Fortunately, even the youngest among us can participate. A 2-year-old can walk along a patch of loose ground scattering lettuce seeds. The steady hand of an older child can plant garlic or green beans with precision. A stronger child can carry a watering can. And a patient youngster can help with weeding and pruning. Even a small child with an appropriately-sized basket can stay occupied with a plant loaded down with ripe cherry tomatoes or sugar snap peas.
And perhaps the pinnacle of the gardening experience is the time spent after the harvest, in the kitchen. Involving your young gardener in the preparation of the meal is an important part of the gardening process. Even if you just have one or two ingredients from the garden on hand, that homegrown essence is sure to enrich your meal with a deeper connection to the ground outside your door, a better understanding of where food comes from and opportunities to affirm a child for his or her contribution to that meal.
Regardless of what you grow or choose to prepare with it in the kitchen, the taste of food grown at home in partnership with your kids is that of pure satisfaction.
Tips for Keeping Kids Engaged in Gardening
- Don’t underestimate what a child wants to learn. Study topics like foods you want to grow, composting and beneficial insects, then share what you’ve learned with your young helper.
- Start small. A surprising amount of food can be produced in a 4’x6’ raised bed or containers filled with a potting soil made for growing vegetables.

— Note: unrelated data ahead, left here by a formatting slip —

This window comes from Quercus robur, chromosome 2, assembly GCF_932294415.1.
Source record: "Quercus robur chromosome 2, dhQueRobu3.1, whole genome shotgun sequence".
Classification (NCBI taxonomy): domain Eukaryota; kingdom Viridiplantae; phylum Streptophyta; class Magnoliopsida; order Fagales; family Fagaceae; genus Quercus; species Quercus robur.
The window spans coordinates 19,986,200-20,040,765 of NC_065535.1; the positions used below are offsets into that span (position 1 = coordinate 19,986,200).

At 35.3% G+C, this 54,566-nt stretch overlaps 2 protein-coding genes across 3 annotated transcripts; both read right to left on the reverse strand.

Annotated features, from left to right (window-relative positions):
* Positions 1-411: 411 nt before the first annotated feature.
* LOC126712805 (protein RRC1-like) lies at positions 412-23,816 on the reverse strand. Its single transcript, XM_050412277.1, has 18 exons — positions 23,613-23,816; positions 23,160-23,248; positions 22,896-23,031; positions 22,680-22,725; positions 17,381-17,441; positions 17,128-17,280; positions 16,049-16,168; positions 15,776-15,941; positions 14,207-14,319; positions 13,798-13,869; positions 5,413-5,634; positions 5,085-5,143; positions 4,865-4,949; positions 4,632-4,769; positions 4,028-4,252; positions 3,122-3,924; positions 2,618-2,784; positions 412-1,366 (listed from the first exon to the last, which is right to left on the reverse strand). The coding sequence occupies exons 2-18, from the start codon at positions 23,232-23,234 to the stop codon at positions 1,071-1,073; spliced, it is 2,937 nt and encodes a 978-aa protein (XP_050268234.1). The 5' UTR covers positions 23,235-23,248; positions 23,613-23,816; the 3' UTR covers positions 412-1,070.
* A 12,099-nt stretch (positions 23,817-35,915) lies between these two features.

- Purchase kid-specific gardening tools for your children. The smaller size handles and implements are easier for kids to use than full-size tools and give young gardeners a sense of ownership over their equipment and the tasks around the garden.
- Make a day of if when you buy seeds or young plants. Children will look forward to it each year and enjoy the opportunity to help decide what to plant.
- With young children, plant fast-growing crops like radishes and lettuce. If you start in early spring and water daily, you’re likely to notice seedlings within about three days. Check the soil every day with your kids so that the planting will be fresh on their minds when they finally see the plants emerging.
- Involve your child in daily garden tasks. Set goals at the beginning, like watering and weeding the garden together twice a week, then lead your family in keeping the commitment to each other and your garden.
Bergin Family Favorites
- Green beans are easy to grow and fun to plant and harvest, even in a small garden.
- Cherry tomatoes are prolific and hard to mess up. The fruits are also sweet and delicious.
- Perennials like asparagus or blackberries take longer to establish but they help keep children interested and excited about gardening when they come back each year.
- Purchase a bag of beneficial ladybugs from a local garden center or online, then release them into your garden with your children. It’s great fun for everyone!
- Find an online resource or book to guide your efforts. There are many excellent options. Good starting points include the book The Vegetable Gardener’s Bible by Edward C. Smith or the “From Seed to Spoon” app for your iPhone.
Michael Bergin is an outdoorsman and food enthusiast at heart and loves engaging with nature through fishing, hunting, mountain biking and, of course, vegetable gardening. He lives in Yukon with his wife and three small children where they grow a garden of dewberries, asparagus and all manner of other vegetables, fruits and herbs.